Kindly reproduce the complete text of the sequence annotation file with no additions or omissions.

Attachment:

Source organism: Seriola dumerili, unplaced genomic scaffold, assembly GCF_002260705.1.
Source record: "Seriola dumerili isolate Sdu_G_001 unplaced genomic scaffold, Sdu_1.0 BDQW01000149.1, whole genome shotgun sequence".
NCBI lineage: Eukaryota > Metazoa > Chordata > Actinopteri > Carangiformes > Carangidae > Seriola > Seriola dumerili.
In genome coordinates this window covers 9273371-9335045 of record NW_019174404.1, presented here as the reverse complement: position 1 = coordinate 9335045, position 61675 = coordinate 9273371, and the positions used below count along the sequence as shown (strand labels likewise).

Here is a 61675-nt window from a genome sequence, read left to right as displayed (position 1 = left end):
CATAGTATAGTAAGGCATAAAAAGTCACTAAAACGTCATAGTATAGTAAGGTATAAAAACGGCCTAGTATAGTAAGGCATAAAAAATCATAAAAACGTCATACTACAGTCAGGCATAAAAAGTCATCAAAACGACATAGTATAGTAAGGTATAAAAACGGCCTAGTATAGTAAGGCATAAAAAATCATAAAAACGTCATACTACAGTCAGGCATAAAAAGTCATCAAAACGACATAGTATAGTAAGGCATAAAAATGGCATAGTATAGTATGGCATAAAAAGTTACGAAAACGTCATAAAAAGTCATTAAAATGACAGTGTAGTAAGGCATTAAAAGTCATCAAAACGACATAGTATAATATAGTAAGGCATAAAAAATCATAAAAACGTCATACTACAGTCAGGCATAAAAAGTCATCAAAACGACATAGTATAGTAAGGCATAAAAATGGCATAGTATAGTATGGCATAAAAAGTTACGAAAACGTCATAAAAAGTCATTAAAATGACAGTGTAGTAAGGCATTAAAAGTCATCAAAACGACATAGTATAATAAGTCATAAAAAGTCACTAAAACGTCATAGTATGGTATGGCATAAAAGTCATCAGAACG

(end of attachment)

Source organism: Seriola dumerili, unplaced genomic scaffold, assembly GCF_002260705.1.
Source record: "Seriola dumerili isolate Sdu_G_001 unplaced genomic scaffold, Sdu_1.0 BDQW01000149.1, whole genome shotgun sequence".
NCBI lineage: Eukaryota > Metazoa > Chordata > Actinopteri > Carangiformes > Carangidae > Seriola > Seriola dumerili.
In genome coordinates this window covers 9273371-9335045 of record NW_019174404.1, presented here as the reverse complement: position 1 = coordinate 9335045, position 61675 = coordinate 9273371, and the positions used below count along the sequence as shown (strand labels likewise).

Here is a 61675-nt window from a genome sequence, read left to right as displayed (position 1 = left end):
CATAGTATAGTAAGGCATAAAAAGTCACTAAAACGTCATAGTATAGTAAGGTATAAAAACGGCCTAGTATAGTAAGGCATAAAAAATCATAAAAACGTCATACTACAGTCAGGCATAAAAAGTCATCAAAACGACATAGTATAGTAAGGTATAAAAACGGCCTAGTATAGTAAGGCATAAAAAATCATAAAAACGTCATACTACAGTCAGGCATAAAAAGTCATCAAAACGACATAGTATAGTAAGGCATAAAAATGGCATAGTATAGTATGGCATAAAAAGTTACGAAAACGTCATAAAAAGTCATTAAAATGACAGTGTAGTAAGGCATTAAAAGTCATCAAAACGACATAGTATAATATAGTAAGGCATAAAAAATCATAAAAACGTCATACTACAGTCAGGCATAAAAAGTCATCAAAACGACATAGTATAGTAAGGCATAAAAATGGCATAGTATAGTATGGCATAAAAAGTTACGAAAACGTCATAAAAAGTCATTAAAATGACAGTGTAGTAAGGCATTAAAAGTCATCAAAACGACATAGTATAATAAGTCATAAAAAGTCACTAAAACGTCATAGTATGGTATGGCATAAAAGTCATCAGAACG